Forensics — Skulls

THE BONES CANNOT FIND PEACE UNTIL THE TRUTH THEY HOLD IN THEMSELVES  HAS BEEN REVEALED — Youk Chhang.

Based on existing mapping data, a team of three North American research and forensics experts and DC-Cam’s mapping team conducted a detailed reconnaissance of mass graves and memorials in Cambodia to identify sites for a full-scale forensic exhumation. They also excavated and preserved a representative sample of human skeletal remains in and around Phnom Penh (Tuol Sleng, Cheung Ek) and several provinces (Kandal, Takeo, Kampong Cham, Kampong Speu, Kampong Chhnang and Prey Veng). This work was conducted to shed light on the ways in which individuals were killed or otherwise abused during the Democratic Kampuchea regime.

One of the North American experts hired for the project (Dr. Michael Pollenen, FRCPC medical director and forensic pathologist of the Office of the Chief Coroner, Ontario, and associate professor of pathology, University of Toronto) was to complete a monograph on forensic findings and crimes against humanity in Cambodia. We have now closed this project, but hope that Dr. Pollenen will eventually produce the promised report. (To view the interim reports, click here.)  In 2004, we mounted a forensic exhibition of human skeletal remains at the Tuol Sleng Museum and produced a project report on undisturbed graves in two Cambodian villages.  In 2006, we shared our forensic experience which included the use of GPS, identifying mass graves and interviewing relevant informants in the field with twelve local police officers.

In 2004, we mounted a new Forensics exhibition at Tuol Sleng. It contains photographs of 10 skulls excavated from Choeung Ek (the “killing fields” south of Phnom Penh where Tuol Sleng prisoners were executed) and other parts of Cambodia, accompanied by text explaining the type of trauma to each skull. This exhibit seeks to demonstrate the value of forensic evidence in documenting the Khmer Rouge’s crimes against humanity. It is also intended to educate the public about the types of information that can be scientifically gathered from victims’ remains in order to prove and record evidence of murder/genocide. (Because some Cambodians are uncomfortable with the idea of boxing human remains, we house the skulls in a separate room at Tuol Sleng, which is open only to officials.)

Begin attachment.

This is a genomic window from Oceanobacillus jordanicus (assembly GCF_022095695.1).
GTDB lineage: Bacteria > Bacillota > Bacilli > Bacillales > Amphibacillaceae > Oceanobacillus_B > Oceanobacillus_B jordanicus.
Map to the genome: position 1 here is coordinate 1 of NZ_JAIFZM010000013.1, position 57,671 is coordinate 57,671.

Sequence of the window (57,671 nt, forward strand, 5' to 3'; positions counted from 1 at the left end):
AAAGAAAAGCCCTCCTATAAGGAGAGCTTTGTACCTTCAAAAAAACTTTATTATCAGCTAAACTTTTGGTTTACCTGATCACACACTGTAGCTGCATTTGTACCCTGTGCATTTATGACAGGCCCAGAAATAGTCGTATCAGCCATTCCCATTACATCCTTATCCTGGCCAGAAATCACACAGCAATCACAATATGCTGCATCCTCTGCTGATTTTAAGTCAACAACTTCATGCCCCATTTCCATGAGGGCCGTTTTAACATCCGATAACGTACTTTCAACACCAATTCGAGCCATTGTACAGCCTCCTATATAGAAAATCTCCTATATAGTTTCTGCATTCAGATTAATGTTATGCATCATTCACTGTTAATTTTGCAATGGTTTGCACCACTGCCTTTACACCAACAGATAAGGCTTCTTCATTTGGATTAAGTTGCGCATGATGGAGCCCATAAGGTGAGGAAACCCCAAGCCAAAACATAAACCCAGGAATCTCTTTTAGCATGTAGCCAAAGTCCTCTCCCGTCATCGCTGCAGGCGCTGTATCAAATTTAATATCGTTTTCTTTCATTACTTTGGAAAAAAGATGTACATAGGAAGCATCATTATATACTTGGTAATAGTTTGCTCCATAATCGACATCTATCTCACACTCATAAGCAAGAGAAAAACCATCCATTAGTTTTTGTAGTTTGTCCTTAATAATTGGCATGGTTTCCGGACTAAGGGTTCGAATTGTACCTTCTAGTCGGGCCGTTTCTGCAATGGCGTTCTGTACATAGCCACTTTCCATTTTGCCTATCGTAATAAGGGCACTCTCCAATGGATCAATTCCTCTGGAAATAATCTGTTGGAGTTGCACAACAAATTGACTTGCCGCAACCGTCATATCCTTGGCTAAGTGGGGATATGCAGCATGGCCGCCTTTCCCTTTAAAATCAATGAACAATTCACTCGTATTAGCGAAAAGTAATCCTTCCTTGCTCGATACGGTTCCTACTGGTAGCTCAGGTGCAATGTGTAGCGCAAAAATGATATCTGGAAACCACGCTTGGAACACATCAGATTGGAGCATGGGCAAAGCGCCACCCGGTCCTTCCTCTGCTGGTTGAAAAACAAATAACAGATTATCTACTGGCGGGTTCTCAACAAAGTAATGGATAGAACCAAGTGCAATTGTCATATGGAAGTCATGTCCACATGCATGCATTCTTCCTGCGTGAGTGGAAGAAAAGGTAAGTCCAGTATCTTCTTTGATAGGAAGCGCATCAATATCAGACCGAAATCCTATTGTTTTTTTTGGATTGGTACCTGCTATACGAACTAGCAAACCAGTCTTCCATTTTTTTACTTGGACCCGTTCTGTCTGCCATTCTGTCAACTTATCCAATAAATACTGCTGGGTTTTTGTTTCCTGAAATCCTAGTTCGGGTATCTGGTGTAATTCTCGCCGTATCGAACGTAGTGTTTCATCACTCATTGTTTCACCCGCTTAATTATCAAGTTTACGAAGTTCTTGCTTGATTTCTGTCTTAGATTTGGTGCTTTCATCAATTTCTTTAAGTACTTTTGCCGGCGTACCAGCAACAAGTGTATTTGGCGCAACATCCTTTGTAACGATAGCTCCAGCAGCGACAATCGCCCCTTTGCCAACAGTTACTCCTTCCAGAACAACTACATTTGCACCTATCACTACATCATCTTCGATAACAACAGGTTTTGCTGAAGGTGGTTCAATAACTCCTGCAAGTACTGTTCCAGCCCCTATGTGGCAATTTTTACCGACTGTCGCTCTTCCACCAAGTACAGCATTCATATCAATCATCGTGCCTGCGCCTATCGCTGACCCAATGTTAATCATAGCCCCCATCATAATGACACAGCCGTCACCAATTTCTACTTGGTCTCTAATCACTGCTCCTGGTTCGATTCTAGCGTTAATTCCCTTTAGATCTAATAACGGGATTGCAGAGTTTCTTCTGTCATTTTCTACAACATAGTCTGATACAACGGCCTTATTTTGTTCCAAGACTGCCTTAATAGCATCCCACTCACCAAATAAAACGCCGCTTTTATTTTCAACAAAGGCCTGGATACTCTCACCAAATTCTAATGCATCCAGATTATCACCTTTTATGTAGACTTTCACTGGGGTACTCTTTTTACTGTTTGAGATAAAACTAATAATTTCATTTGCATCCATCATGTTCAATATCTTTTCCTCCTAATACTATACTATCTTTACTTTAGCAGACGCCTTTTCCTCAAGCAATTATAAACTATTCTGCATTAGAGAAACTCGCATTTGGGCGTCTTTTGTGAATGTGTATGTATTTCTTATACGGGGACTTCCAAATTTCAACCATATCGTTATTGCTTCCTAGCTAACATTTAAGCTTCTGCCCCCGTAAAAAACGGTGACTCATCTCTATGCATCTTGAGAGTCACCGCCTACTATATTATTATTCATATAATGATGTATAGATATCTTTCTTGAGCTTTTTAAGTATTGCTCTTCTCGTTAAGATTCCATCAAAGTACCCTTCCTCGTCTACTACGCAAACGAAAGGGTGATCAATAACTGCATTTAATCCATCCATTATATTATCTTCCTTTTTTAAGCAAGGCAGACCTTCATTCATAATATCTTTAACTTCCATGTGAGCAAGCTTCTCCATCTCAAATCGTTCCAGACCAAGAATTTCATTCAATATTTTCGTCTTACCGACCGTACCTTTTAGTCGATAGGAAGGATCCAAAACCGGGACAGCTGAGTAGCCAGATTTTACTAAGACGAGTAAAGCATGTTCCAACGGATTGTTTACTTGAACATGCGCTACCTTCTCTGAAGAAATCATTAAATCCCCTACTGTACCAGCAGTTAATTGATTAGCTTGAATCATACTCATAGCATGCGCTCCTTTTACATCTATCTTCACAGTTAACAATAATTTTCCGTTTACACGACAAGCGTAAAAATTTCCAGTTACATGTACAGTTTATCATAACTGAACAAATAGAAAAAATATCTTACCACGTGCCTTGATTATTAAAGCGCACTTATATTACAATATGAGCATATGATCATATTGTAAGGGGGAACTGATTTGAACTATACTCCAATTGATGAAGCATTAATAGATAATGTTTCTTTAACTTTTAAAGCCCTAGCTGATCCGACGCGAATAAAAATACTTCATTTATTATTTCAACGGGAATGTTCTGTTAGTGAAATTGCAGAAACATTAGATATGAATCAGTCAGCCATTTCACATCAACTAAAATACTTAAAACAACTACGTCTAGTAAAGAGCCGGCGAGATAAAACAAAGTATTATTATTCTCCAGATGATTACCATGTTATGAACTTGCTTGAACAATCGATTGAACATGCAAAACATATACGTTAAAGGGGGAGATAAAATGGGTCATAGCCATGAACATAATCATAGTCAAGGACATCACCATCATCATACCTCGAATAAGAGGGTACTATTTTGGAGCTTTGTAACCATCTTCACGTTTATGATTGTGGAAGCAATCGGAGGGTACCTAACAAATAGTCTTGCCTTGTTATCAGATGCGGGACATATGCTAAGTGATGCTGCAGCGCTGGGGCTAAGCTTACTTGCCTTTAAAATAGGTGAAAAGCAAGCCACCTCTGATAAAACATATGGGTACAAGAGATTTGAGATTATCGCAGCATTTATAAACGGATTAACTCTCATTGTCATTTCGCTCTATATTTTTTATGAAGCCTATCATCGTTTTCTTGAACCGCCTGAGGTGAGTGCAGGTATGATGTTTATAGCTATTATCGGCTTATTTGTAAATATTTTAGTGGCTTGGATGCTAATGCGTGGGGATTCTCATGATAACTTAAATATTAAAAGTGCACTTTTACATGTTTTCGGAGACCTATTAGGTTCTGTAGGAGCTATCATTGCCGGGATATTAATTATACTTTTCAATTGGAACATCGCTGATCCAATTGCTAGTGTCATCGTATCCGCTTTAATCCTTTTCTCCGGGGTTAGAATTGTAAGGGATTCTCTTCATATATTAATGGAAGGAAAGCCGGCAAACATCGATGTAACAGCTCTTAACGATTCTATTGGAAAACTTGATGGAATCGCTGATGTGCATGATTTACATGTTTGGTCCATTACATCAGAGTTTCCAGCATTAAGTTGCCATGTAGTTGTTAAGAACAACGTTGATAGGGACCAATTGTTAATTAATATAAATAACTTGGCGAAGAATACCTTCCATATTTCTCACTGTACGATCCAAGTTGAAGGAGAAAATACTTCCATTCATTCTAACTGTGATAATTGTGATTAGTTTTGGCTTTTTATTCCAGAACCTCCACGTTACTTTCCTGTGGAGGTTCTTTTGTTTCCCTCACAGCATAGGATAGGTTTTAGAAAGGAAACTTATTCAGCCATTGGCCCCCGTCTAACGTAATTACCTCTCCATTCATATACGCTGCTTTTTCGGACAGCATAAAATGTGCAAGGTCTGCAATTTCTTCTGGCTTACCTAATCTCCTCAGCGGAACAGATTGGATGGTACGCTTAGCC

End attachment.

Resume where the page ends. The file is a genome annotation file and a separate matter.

THE SKULLS
The ten skulls photographed for this exhibit come from the Tuol Sleng Genocide Museum. They were originally excavated from Choeung Ek (the “killing fields” south of Phnom Penh where Tuol Sleng prisoners were executed) and other parts of Cambodia. This exhibit seeks to demonstrate the value of forensic evidence in documenting the Khmer Rouge’s crimes against humanity. It is also intended to educate the public about the types of information that can be scientifically gathered from victims’ remains in order to prove and record evidence of murder/genocide. 

FORENSIC EVIDENCE